Province is in pre-election turmoil

The province of Ontario is in turmoil with the coming election.
The Progressive Conservatives have lost their leader and today are being led by interim leader Vic Fedeli. But prior to the June 7 election date, the party intends to hold a leadership vote–pulling in 200,000 members of the party to elect the next leader.
There also is a movement to only have the caucus choose the next leader, with the understanding that they know the potential leaders better than the 200,000 party members.
This is bringing turmoil to the party.
David Livingston, the former right-hand man to former Liberal premier Dalton McGuinty, recently was convicted of two charges in the deliberate destruction of documents in the infamous gas plant case.
It appeared the documents were harmful to the then Liberal leader and party.
The decision to cancel the gas plants has cost Ontario taxpayers more than $1.1 billion. It has left the Ontario Liberal party and its current leader, Kathleen Wynne, working to distance themselves even more from the previous leader.
The winner of the change of leadership at the top could be Andrea Horwath, leader of the Ontario NDP. Well-known and trusted, she could rise to lead the province following the June 7 election.
In the Thunder Bay-Atikokan riding, NDP candidate John Rafferty, who was challenging incumbent Liberal MPP Bill Mauro, last week withdrew from the race because of medical issues. That has left the New Democrats in that riding scrambling.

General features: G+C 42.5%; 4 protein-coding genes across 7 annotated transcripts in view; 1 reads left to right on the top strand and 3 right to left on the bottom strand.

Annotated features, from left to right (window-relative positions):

Meanwhile, the Kenora-Rainy River riding now has been divided into two. The Conservatives have nominated Greg Rickford, who served as natural resources minister in the cabinet of former prime minister Stephen Harper, to carry the party’s banner here.
The riding is up for grabs after incumbent NDP MPP Sarah Campbell announced last year that she would not seek re-election.
No candidates have been nominated yet by either the Liberals or the NDP to run in our riding. A rumour circulating is that former longtime local MPP Howard Hampton, and a former leader of the party, is seeking to return to again represent Kenora-Rainy River at Queen’s Park.
The election is four months away. What will the big issues be? Will it be the cost of hydro? Will it be health-care issues and access to medical care? Will it be public finances or the environment and resources?
The biggest issue facing all three parties is fundraising. Corporations and unions no longer can make donations to parties. Only individuals can give to candidates or parties, and that has been reduced to $3,600 per year down from $23,275.
It will make it more difficult to brand a new conservative leader or even fund local riding candidates. Parties can receive up to $2.71 for each vote that is cast for them.
The interest groups also are limited in their pre-election spending to $600,000 and only $100,000 during the election. That compares to the 2014 election, when Working Families spent $2.5 million, Ontario English Catholic Teachers’ Association spent $2.2 million, and the Elementary Teachers Federation of Ontario spent $1.3 million.
Biggest question mark will be whether voters believe that 15 years under Liberal leadership has been too long.
But compared to the over 40 years that Conservatives dominated Ontario politics previously, that is a relatively short period of time.

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